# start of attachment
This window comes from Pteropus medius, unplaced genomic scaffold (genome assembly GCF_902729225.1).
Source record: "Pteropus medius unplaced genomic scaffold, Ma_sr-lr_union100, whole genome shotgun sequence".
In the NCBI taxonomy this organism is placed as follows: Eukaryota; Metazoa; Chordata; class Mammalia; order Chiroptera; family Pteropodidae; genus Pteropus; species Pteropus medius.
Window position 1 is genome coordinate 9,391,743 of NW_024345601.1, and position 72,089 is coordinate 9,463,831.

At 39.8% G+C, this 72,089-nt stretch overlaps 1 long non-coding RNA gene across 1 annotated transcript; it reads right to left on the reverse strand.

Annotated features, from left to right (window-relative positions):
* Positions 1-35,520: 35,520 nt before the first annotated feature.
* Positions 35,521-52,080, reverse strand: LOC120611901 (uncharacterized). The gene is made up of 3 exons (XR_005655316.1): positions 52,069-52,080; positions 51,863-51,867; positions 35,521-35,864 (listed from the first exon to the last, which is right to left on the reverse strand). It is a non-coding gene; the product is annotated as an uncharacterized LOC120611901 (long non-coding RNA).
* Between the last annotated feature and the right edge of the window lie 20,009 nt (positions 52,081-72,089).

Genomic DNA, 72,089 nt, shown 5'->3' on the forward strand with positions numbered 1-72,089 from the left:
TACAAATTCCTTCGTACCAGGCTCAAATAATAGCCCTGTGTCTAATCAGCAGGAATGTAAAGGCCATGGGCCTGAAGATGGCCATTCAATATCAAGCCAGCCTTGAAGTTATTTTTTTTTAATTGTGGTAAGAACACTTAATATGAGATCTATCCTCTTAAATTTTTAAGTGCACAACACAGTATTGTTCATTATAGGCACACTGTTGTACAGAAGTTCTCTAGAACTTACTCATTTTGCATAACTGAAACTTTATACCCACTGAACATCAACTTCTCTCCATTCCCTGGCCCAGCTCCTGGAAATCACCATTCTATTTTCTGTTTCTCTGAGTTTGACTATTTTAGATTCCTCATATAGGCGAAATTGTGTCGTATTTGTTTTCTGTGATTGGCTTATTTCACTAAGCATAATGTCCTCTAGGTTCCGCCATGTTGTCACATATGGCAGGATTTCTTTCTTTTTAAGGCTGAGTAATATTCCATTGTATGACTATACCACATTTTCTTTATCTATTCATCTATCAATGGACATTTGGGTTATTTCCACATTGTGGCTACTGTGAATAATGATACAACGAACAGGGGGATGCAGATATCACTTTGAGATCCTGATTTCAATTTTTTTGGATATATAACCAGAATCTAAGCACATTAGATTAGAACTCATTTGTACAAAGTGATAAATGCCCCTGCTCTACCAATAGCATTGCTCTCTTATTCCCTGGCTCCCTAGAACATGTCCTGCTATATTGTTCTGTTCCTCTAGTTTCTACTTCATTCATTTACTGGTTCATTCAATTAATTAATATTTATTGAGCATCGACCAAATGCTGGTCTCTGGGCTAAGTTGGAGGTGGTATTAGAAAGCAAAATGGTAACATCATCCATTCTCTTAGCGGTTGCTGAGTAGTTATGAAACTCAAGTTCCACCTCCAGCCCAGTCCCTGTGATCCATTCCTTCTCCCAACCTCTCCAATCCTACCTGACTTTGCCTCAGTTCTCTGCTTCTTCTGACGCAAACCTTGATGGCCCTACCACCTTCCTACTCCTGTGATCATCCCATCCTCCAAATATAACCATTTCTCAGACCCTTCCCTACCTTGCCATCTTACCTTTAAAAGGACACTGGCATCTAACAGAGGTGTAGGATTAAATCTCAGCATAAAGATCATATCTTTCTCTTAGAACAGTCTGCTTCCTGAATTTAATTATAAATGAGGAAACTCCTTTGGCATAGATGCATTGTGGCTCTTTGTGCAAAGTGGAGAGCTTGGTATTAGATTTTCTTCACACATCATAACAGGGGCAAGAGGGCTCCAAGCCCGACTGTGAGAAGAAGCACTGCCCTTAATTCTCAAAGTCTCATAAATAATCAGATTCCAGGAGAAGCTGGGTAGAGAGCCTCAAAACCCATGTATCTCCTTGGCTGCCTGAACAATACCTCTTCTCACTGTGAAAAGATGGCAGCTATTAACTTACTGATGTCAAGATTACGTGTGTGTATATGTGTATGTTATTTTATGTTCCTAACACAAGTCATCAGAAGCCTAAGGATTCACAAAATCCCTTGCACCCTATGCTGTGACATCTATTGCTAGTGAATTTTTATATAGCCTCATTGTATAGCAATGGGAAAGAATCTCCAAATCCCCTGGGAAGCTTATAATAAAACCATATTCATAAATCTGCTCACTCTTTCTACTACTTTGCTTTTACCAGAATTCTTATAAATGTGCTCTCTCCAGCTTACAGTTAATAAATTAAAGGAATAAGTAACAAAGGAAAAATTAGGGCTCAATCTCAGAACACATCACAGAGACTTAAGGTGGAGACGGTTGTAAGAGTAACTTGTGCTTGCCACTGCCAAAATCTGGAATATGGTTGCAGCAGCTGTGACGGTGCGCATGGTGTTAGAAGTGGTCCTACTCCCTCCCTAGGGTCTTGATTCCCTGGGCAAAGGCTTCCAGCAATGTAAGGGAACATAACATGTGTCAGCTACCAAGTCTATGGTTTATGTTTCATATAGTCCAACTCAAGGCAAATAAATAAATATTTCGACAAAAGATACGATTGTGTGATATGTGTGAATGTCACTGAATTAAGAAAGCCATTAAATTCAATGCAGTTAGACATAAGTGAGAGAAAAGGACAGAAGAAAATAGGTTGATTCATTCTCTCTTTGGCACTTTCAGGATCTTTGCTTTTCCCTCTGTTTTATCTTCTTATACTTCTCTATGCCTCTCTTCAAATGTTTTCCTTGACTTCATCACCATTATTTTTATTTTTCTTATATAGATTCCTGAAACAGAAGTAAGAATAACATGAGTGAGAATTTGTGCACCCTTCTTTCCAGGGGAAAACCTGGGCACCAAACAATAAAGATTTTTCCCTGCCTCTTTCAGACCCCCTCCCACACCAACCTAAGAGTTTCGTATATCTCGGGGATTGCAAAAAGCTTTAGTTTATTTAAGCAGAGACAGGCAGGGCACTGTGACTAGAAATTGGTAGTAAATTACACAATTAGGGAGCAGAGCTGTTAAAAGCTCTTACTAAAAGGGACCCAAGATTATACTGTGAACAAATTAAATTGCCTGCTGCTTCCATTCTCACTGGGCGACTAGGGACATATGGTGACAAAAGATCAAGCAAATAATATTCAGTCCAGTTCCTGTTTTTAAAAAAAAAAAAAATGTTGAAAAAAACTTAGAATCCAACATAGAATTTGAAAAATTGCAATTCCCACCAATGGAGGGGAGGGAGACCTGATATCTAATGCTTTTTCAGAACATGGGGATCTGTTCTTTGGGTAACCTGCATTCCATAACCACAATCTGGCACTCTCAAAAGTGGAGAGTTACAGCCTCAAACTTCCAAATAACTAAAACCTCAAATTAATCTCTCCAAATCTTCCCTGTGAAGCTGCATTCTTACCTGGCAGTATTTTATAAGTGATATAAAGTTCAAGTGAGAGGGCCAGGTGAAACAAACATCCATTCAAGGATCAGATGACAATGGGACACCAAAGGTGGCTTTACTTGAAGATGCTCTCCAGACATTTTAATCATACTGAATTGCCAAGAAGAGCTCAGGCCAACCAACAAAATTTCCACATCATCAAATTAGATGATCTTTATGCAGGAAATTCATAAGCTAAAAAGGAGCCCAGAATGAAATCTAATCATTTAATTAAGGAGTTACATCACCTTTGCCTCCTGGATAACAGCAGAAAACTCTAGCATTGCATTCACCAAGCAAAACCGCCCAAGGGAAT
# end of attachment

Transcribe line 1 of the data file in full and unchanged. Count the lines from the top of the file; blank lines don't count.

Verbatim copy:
This window comes from Pteropus medius, unplaced genomic scaffold (genome assembly GCF_902729225.1).